How We Learned ProgrammingPosted: October 9, 2011
The first time I touched a computer was in college. As we were graduating high school, the prevailing wisdom said don’t bother learning anything about computers. Pretty soon, they will all be programming themselves. I guess pretty soon covered a longer time span than the expected normal time span for that phrase.
My first experience was on an IBM connected teletype directly connected from the Chemistry Department in Parsons Lab at UNH to the IBM 360 computer in the Math Department in Kingsbury Hall. It was awful. You had to type perfectly, or count the number of characters as you erased backwards. A few years from that day, I used punch cards for a Fortran IV course at Northeastern University, and to me they were considerably better than a teletype. Despite enduring all this, I was spared those punched programs on paper tape.
Finally, I realized I had to have a common day higher level programming language, discrete [data] structures, and a course in someone’s assembly language — I chose IBM 370 assembler — under my belt. That allowed me a passage into software technical writing about languages and operating systems.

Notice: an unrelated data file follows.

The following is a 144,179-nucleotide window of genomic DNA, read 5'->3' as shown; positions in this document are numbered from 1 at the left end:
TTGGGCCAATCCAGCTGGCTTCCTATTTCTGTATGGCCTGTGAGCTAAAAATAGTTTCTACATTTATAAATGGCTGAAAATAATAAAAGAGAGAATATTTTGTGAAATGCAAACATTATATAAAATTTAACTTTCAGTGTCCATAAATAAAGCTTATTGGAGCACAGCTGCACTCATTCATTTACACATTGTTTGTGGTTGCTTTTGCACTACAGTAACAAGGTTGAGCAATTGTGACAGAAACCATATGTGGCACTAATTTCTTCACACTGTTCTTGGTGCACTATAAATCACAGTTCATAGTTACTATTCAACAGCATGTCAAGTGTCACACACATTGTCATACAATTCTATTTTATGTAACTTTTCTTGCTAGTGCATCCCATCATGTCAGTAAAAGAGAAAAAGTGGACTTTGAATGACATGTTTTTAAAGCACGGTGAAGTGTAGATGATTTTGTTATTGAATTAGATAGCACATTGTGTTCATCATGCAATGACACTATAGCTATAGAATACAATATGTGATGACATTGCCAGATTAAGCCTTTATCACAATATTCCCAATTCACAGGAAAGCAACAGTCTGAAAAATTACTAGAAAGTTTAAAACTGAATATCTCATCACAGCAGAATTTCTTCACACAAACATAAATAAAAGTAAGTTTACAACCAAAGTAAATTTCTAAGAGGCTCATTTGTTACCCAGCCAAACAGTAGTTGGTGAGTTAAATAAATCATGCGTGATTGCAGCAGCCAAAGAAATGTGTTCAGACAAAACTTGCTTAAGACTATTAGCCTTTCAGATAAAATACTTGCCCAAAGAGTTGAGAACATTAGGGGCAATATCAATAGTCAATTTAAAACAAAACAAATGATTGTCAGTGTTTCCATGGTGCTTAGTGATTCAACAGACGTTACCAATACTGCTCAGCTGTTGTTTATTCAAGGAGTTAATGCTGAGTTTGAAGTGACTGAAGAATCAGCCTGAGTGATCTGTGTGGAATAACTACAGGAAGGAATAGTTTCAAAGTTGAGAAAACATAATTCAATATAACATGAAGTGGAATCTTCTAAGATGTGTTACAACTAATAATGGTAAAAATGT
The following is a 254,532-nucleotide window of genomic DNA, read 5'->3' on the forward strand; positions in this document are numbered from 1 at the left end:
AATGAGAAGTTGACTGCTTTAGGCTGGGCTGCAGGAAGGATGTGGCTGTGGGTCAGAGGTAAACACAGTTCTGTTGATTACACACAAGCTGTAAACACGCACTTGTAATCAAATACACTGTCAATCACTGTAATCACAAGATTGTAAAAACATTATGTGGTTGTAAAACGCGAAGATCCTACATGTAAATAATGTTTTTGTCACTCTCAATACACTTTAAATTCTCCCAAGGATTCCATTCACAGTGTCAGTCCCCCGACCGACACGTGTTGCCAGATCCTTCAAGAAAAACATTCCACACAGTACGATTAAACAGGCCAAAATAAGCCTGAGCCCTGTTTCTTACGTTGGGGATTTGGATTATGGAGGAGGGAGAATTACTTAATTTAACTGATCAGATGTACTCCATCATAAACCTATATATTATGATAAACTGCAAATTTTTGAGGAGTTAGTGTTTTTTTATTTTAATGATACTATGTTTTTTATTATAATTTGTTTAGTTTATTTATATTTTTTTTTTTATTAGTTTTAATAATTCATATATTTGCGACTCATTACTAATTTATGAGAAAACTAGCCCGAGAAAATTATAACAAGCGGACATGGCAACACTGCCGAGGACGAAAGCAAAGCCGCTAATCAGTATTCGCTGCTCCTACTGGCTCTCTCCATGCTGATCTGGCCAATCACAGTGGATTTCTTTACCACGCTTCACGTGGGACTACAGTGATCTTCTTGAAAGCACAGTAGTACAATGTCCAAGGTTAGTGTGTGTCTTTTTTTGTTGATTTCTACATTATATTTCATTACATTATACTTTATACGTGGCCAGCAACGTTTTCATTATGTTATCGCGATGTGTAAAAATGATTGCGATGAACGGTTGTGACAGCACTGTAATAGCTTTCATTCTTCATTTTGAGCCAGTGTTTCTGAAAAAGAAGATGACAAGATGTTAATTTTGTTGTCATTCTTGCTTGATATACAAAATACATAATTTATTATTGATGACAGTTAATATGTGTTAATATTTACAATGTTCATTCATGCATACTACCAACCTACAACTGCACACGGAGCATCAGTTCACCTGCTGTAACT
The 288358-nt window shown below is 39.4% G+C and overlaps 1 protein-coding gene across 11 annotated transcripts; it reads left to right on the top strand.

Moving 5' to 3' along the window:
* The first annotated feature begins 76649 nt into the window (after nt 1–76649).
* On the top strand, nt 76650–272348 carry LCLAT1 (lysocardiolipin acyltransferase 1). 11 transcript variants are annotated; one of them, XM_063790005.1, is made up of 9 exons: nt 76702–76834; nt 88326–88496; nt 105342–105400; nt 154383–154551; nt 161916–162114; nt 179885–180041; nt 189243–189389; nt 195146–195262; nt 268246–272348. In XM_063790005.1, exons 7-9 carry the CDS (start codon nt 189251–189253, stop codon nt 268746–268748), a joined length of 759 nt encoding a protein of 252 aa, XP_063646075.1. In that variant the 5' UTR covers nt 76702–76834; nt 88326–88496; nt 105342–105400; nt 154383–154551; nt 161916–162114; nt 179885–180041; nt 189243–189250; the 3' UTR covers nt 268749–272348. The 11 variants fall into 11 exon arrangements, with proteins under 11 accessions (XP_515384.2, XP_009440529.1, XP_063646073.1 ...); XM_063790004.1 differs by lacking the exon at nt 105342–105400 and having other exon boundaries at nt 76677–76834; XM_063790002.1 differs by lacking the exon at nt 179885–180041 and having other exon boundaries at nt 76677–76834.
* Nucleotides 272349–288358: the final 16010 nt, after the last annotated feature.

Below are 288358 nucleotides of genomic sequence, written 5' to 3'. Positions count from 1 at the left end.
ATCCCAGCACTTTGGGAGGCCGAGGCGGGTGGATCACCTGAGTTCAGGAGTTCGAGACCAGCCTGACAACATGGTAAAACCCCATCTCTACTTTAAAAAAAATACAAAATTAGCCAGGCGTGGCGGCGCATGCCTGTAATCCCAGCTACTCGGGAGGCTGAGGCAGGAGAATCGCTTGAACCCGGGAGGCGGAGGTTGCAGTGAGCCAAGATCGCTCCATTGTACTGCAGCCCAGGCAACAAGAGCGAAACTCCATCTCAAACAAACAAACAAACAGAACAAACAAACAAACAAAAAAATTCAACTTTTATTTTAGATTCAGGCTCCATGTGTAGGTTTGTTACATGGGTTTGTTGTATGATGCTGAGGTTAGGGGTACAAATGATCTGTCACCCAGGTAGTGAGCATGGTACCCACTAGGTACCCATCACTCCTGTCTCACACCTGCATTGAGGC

Those courses lead to Harvard University Extension School for something called a CAS — they have a masters program now — which included the data structures, Pascal, discrete mathematics, and computability theory, along with fleshing out operating system theory and a wonderful course called the anatomy and physiology of a computer. Before I graduated, I had already been programming for two years using PL/I.
Now, the big push is functional programming, along with a group of computer programming languages that are not so relatively new, and some, like Scala and Clojure, that are relatively new. Given Computer Science degrees were not around when I went to college it is hard to say what the curriculum changes are, but looking at typical curriculum makes me think obvious things have changed, like no longer requiring assembly language, and the math requirements have migrated to include support for functional programming.
I never heard of Lambda calculus, but having looked at the structure of more modern computer programming languages, my guess is Lambda calculus is taught a lot, if not as a separate course, then embedded in other courses. I believe I have to learn it, and I’ve started by ordering an introduction to functional programming .